We couldn’t believe how many young families were on-site. Everywhere you looked parents were trailing behind curious toddlers. Pets are also welcome, and from our elevated perch in the lounge at lunchtime we enjoyed a birds-eye view of a couple interacting with their very young, very adorable German shepherd puppy.
We know lots of families from the local area that go to White Point; there were also lots of retirees and the resort caters to corporate groups with meeting facilities and large rental spaces (entire homes on-site). It really has something for just about everyone.
You can curl up with a book in the lounge, play games on the beach, rent a paddleboard for the lake, hike local trails, paint rocks with an instructor, or roast s’mores over a firepit.
Again – upscale rustic. The food was good; hearty portions, well cooked. No Michelin stars, but I’m not fussy like that. The waitresses were friendly and the ambiance was relaxed.
As mentioned above, the bar was set shockingly low: there is something inherently lovely about eating a meal without children bickering, throwing food at each other, or getting up and down a dozen times to use the washroom, perform cartwheels, and then go to the bathroom again. During our final breakfast, I watched a very competent, patient mother tackle breakfast with two small children (both of whom were incredibly well behaved). I kept watching the happy little scene until one of them, no more than three years old, dissolved into tears complaining there was too much milk in her cereal and then she started gagging and crying while her younger brother happily batted away at his apple slice in the highchair. I looked at the mother with both sympathy and admiration. Then I returned to my very hot, very tasty breakfast which I enjoyed without a single complaint from my own offspring.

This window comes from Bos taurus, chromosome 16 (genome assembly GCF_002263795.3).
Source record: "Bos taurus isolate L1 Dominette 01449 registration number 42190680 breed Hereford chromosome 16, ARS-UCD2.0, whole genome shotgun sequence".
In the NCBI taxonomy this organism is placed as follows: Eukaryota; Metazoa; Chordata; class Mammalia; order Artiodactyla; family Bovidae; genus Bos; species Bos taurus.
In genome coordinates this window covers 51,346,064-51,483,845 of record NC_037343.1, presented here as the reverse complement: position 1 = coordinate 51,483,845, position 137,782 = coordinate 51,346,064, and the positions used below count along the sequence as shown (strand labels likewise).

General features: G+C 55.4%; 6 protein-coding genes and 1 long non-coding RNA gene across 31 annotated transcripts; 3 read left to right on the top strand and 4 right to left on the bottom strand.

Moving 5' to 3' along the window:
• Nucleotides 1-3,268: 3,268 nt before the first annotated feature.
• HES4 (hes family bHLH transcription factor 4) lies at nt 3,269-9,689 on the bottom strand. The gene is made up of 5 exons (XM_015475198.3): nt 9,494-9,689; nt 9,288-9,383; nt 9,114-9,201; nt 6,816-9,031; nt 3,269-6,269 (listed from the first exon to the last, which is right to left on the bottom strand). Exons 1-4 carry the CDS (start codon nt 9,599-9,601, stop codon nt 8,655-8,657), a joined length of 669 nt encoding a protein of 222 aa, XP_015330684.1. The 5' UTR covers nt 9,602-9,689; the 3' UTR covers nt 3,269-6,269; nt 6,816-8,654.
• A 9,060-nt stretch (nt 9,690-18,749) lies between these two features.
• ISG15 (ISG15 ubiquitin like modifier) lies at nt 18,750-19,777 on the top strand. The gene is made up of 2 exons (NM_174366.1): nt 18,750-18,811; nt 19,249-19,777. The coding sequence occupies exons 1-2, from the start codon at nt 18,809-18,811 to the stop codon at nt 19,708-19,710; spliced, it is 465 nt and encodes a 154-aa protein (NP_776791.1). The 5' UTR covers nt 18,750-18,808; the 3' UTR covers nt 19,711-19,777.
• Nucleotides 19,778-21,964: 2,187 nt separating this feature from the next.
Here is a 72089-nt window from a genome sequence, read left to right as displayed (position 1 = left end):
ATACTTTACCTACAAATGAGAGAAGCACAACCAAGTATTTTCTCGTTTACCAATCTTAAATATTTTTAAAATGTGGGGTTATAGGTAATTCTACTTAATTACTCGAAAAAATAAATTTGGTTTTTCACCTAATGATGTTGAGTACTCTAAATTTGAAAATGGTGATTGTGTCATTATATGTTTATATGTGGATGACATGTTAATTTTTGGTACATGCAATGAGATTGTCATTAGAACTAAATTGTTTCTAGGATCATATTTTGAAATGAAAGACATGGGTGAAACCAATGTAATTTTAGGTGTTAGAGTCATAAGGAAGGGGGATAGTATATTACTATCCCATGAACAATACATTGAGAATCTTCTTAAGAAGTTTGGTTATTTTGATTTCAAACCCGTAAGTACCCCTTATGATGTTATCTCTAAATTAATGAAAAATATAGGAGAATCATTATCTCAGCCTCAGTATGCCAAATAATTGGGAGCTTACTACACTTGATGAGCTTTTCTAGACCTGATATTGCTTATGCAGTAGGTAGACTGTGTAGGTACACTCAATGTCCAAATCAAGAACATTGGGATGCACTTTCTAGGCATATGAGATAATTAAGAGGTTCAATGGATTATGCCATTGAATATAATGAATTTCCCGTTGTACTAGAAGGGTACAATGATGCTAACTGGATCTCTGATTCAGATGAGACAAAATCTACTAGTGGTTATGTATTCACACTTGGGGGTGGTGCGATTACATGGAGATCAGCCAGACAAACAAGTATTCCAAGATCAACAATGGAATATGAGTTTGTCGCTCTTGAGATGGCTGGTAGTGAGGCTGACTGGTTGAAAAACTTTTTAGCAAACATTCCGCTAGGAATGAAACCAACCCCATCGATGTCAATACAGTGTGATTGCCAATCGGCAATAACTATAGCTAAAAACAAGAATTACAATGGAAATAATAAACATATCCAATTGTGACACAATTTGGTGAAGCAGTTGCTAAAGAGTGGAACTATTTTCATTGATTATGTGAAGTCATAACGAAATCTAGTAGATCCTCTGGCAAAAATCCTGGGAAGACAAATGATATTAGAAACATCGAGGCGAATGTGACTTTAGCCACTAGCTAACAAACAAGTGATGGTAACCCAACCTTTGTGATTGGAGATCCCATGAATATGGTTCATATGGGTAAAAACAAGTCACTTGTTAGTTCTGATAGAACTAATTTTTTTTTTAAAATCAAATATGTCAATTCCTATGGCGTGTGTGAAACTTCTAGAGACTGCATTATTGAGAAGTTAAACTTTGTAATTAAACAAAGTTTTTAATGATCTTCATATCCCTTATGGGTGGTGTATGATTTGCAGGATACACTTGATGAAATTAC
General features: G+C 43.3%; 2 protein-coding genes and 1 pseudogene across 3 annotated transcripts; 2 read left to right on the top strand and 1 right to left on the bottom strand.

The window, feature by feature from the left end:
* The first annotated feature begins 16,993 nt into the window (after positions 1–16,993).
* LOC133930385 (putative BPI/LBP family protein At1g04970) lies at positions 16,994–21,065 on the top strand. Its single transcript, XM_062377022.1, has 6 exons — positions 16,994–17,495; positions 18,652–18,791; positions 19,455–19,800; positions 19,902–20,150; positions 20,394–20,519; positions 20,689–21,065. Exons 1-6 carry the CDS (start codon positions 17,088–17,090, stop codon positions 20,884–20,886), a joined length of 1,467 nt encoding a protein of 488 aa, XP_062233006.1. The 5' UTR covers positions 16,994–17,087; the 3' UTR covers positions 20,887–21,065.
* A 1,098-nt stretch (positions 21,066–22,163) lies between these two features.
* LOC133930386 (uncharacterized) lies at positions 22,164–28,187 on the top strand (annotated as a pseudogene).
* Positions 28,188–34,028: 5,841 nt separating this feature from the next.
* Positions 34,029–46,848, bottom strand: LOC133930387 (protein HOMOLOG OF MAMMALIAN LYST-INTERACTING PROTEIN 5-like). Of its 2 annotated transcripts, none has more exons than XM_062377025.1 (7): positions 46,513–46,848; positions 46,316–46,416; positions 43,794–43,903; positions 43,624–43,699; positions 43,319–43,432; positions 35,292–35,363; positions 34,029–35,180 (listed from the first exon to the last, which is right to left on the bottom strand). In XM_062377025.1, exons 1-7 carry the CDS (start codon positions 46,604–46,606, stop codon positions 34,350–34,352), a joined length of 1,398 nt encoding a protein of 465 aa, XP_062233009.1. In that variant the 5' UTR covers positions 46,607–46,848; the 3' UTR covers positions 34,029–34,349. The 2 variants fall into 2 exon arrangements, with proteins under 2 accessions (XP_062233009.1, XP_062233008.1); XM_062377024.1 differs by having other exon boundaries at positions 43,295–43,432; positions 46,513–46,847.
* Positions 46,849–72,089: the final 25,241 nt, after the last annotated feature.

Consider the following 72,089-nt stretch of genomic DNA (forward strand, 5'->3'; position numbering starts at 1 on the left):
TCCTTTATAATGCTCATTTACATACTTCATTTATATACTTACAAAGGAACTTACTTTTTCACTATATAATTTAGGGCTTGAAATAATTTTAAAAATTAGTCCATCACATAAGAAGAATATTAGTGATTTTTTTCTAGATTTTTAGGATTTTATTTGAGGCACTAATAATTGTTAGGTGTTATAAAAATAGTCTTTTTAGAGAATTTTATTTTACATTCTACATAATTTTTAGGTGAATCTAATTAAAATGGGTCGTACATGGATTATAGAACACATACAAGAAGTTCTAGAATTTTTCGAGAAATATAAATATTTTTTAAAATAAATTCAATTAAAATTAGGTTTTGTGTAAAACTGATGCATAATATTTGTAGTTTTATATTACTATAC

Highlights: the lobster poutine. I am a French-fry naturalist. I like French fries. With ketchup (obviously). Full stop. The thought of adding cheese curd and gravy just feels like blasphemy. But take French fries (delicious) add cheese (also delicious) a cream sauce (tasty) and huge chunks of lobster (very, very delicious) and I have to admit you’ve found yourself a really great meal. It was the first thing I had eaten since 10 am and we had just hiked + run for about 13 km in the sun. Delicious is an understatement. It was so good we re-ordered it a second time during the trip.
Honourable mentions: the Country Breakfast, Sticky Toffee Pudding, the Chorizo sausage in their gnocchi dish, and the Chocolate Mocha cake.
The South Shore of Nova Scotia is one of the most beautiful places in the world. It’s my completely biased opinion, but it’s an unavoidable truth. Gorgeous, long sandy beaches, historic buildings, and lighthouses around every corner.
Carter’s Beach, ranked one of the most beautiful beaches in Canada, is less than 20 minutes from White Point. We happened to visit in the middle of a downpour this time, but have great memories from drier visits in the past.
Summerville Beach – 10 minutes away from White Point – played host to our giant leap of faith from last summer.
The Keji Seaside Adjunct provides a nice hiking trail and the opportunity to spot moose and bear (we didn’t, much to my relief).
We took a quick spin through Liverpool and on a whim visited Astor Theatre; we picked up a lovely watercolour postcard from a local artist in the giftshop for the kiddos, wandered through various art exhibits (somehow we always find art along the way), and ended up touring the theatre.
Built in the early 1900’s and originially known as the Liverpool Opera House, it’s a lovely theatre that played war newsreels in the 40’s and now brings classics like Arsenic and Old Lace and The Mousetrap to life. I definitely want to go back and take in a live show.
While we love traveling with our family, it was nice to escape the rat race of juggling work and extracurriculars for a few days.
But as always happens when we’re away from the kids, we talk about them constantly. We must have said a dozen times “Wouldn’t the kids love it here.”
They would, we did and sometime in the not-so-distant future I’m sure we’ll find ourselves winding along those back-country roads on the South Shore again. And when we pull up and see the order to “…relax and enjoy…” we’ll plan on doing just that.